Written by Michael Brennan

History is civilization’s memory.  It has the same function within a culture that the recollection of past experiences has for the individual.  It memorializes our finest hours, and serves as a warning against danger for those who are wise enough to take its counsel.  Within the sphere of human activity, there is truly “nothing new under the sun”.  In one way or another, it has all been done before.

History is civilization’s memory.  It has the same function within a culture that the recollection of past experiences has for the individual.  It memorializes our finest hours, and serves as a warning against danger for those who are wise enough to take its counsel.  Within the sphere of human activity, there is truly “nothing new under the sun”.  In one way or another, it has all been done before.

It is easy to fall into the habit of thinking that the way things are now are the way they have always been, and by inference, will continue to be.  For those blessed by a lifetime beginning after the Second World War, and especially those born since the Reagan years, it is difficult to appreciate how fragile is the barrier separating modern human existence from poverty, epidemic disease, and chaos.

Possibly the greatest obstacle to personal achievement is disbelief in our own frail, human capabilities.  The knowledge of the great feats of those who passed before us, all too human like ourselves, can make daunting goals seem within reach, and help us vault that psychological barrier to success.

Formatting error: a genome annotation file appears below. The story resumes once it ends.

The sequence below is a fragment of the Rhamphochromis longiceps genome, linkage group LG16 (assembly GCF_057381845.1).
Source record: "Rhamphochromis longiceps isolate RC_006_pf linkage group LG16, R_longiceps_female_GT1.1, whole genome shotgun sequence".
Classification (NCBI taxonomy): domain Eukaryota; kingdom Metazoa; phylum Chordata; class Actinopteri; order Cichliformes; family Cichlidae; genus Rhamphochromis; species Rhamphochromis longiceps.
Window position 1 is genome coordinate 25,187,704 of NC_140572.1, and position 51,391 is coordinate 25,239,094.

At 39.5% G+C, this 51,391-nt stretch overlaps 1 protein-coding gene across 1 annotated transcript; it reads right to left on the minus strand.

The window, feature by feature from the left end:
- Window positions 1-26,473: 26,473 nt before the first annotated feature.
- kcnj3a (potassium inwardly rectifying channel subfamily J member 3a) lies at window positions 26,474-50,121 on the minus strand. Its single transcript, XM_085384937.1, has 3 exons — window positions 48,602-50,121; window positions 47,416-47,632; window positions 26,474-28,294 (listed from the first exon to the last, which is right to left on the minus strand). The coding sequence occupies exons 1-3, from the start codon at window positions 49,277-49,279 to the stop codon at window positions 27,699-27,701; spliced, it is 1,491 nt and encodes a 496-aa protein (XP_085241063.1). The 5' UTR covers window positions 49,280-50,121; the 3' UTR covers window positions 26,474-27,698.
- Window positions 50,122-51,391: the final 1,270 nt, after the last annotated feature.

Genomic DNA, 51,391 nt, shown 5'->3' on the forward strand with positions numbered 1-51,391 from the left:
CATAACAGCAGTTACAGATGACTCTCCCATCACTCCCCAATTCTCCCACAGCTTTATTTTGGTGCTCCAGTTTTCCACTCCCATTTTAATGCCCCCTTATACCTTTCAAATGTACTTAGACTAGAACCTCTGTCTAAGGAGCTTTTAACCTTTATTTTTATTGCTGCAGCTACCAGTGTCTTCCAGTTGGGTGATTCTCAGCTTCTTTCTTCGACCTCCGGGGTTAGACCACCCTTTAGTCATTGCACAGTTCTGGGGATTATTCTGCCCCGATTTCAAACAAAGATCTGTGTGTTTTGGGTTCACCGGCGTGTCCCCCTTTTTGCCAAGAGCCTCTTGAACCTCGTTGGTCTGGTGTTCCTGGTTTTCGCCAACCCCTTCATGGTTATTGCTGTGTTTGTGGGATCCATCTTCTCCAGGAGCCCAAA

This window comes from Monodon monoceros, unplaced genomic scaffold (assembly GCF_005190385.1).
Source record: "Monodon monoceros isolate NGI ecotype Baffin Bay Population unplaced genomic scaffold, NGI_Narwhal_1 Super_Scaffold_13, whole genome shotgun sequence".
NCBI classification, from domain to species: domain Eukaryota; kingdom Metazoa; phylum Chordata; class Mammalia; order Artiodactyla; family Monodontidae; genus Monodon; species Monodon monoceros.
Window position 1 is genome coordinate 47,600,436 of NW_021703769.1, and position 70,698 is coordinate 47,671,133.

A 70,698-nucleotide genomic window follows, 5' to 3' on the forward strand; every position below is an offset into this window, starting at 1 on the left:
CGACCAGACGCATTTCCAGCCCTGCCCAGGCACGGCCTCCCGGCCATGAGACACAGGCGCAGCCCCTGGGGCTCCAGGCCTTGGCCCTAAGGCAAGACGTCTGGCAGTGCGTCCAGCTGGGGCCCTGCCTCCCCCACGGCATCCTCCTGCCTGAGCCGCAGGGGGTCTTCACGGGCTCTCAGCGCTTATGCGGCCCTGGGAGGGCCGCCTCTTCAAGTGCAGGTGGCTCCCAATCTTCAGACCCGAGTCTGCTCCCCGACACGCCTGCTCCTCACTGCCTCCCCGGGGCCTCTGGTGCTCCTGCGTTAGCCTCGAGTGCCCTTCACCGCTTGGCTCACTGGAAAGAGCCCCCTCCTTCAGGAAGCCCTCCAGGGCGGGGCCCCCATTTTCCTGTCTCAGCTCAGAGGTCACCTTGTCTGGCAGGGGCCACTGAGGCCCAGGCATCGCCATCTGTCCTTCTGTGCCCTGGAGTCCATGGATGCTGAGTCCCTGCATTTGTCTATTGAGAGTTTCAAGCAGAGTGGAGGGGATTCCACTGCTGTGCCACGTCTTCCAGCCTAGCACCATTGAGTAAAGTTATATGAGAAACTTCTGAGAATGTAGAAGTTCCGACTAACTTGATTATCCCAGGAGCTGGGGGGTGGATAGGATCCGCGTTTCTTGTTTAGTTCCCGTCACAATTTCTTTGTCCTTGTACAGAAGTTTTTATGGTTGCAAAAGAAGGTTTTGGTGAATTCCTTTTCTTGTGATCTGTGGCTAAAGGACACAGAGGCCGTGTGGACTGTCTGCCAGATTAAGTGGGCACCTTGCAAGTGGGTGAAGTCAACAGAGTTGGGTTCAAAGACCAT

We as people are diminished when we are divorced from the past.  Without history we would have no knowledge of the philosophers– no wisdom from Plato or Aristotle; no inspiration from the martyrs, no horror of the Inquisition, the Holocaust or the Stalinist purges; no admiration of the valor at Thermopylae, the Massada, or the Alamo; no cautions against dictatorship, slavery and brutality; no context in which to appreciate the music of Mozart, Stravinsky, Elvis or Dylan, or the meaning of a canvas by Giotto, daVinci, or Miro.

There is no sense of self without history.  History is not just some stuff that happened to dimly- remembered and unimportant people.   It is a part of who we are, and we a part of it.  It is natural and all too human to feel that nothing important happened before the day of one’s birth.  But the fact is, that we are but a link in the chain of human events, and the study of history gives us not only some idea of whence we come, but also allows us to gain a perspective on the trajectory of the future.  Arthur Conan Doyle advanced the idea that a man’s intellectual and moral make-up were just as much a sum of his family tree as his physiology.  In a similar manner, any culture is nothing more or less than the totality of its morals and ideas put into action across decades or centuries.

For those of us who believe that the history of the world is the history of the struggle between good and evil, knowing that the present is only the sum of all of our yesterdays should serve to make us take more care about what we do today, for tomorrow it will go into that vast flux of cultural memory.  And who can say what effectwhether great or small, for good or ill–that it may have?